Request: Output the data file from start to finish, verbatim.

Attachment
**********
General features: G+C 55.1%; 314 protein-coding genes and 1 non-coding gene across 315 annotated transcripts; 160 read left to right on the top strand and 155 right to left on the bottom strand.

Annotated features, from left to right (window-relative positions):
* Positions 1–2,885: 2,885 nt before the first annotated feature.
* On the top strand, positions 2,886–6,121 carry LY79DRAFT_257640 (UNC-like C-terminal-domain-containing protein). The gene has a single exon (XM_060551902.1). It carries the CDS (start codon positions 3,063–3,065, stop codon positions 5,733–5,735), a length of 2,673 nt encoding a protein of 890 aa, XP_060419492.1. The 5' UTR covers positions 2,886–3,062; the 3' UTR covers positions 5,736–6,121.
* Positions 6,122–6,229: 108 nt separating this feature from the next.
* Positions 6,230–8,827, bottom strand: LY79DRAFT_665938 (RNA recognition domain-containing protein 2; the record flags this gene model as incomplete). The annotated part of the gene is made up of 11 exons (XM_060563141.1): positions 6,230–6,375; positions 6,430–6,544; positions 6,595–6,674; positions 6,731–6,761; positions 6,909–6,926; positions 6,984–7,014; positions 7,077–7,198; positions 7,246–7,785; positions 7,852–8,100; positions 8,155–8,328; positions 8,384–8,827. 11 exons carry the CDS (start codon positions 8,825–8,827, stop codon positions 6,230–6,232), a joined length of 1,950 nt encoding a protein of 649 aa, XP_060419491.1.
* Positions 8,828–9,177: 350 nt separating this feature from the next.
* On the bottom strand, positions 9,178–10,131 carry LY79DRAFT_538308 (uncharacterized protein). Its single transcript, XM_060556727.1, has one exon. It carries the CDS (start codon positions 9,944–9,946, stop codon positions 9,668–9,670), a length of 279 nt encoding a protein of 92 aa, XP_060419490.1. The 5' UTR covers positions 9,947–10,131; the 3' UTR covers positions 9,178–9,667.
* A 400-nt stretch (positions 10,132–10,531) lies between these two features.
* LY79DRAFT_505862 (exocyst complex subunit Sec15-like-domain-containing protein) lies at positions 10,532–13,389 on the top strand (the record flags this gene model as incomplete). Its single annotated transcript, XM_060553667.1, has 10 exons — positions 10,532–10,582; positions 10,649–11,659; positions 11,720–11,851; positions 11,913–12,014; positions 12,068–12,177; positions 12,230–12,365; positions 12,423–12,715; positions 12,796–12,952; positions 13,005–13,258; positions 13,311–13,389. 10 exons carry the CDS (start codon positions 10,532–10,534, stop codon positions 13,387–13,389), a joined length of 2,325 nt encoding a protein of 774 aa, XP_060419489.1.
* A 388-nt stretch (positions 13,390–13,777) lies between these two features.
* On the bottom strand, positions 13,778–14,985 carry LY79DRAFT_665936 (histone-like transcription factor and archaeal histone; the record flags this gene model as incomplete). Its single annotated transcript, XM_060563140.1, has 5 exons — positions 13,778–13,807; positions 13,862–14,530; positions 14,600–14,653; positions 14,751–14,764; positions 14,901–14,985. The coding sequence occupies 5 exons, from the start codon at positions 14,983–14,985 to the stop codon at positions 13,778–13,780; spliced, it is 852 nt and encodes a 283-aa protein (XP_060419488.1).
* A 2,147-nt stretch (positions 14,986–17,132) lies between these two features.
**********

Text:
General features: G+C 55.1%; 314 protein-coding genes and 1 non-coding gene across 315 annotated transcripts; 160 read left to right on the top strand and 155 right to left on the bottom strand.

Annotated features, from left to right (window-relative positions):
* Positions 1–2,885: 2,885 nt before the first annotated feature.
* On the top strand, positions 2,886–6,121 carry LY79DRAFT_257640 (UNC-like C-terminal-domain-containing protein). The gene has a single exon (XM_060551902.1). It carries the CDS (start codon positions 3,063–3,065, stop codon positions 5,733–5,735), a length of 2,673 nt encoding a protein of 890 aa, XP_060419492.1. The 5' UTR covers positions 2,886–3,062; the 3' UTR covers positions 5,736–6,121.
* Positions 6,122–6,229: 108 nt separating this feature from the next.
* Positions 6,230–8,827, bottom strand: LY79DRAFT_665938 (RNA recognition domain-containing protein 2; the record flags this gene model as incomplete). The annotated part of the gene is made up of 11 exons (XM_060563141.1): positions 6,230–6,375; positions 6,430–6,544; positions 6,595–6,674; positions 6,731–6,761; positions 6,909–6,926; positions 6,984–7,014; positions 7,077–7,198; positions 7,246–7,785; positions 7,852–8,100; positions 8,155–8,328; positions 8,384–8,827. 11 exons carry the CDS (start codon positions 8,825–8,827, stop codon positions 6,230–6,232), a joined length of 1,950 nt encoding a protein of 649 aa, XP_060419491.1.
* Positions 8,828–9,177: 350 nt separating this feature from the next.
* On the bottom strand, positions 9,178–10,131 carry LY79DRAFT_538308 (uncharacterized protein). Its single transcript, XM_060556727.1, has one exon. It carries the CDS (start codon positions 9,944–9,946, stop codon positions 9,668–9,670), a length of 279 nt encoding a protein of 92 aa, XP_060419490.1. The 5' UTR covers positions 9,947–10,131; the 3' UTR covers positions 9,178–9,667.
* A 400-nt stretch (positions 10,132–10,531) lies between these two features.
* LY79DRAFT_505862 (exocyst complex subunit Sec15-like-domain-containing protein) lies at positions 10,532–13,389 on the top strand (the record flags this gene model as incomplete). Its single annotated transcript, XM_060553667.1, has 10 exons — positions 10,532–10,582; positions 10,649–11,659; positions 11,720–11,851; positions 11,913–12,014; positions 12,068–12,177; positions 12,230–12,365; positions 12,423–12,715; positions 12,796–12,952; positions 13,005–13,258; positions 13,311–13,389. 10 exons carry the CDS (start codon positions 10,532–10,534, stop codon positions 13,387–13,389), a joined length of 2,325 nt encoding a protein of 774 aa, XP_060419489.1.
* A 388-nt stretch (positions 13,390–13,777) lies between these two features.
* On the bottom strand, positions 13,778–14,985 carry LY79DRAFT_665936 (histone-like transcription factor and archaeal histone; the record flags this gene model as incomplete). Its single annotated transcript, XM_060563140.1, has 5 exons — positions 13,778–13,807; positions 13,862–14,530; positions 14,600–14,653; positions 14,751–14,764; positions 14,901–14,985. The coding sequence occupies 5 exons, from the start codon at positions 14,983–14,985 to the stop codon at positions 13,778–13,780; spliced, it is 852 nt and encodes a 283-aa protein (XP_060419488.1).
* A 2,147-nt stretch (positions 14,986–17,132) lies between these two features.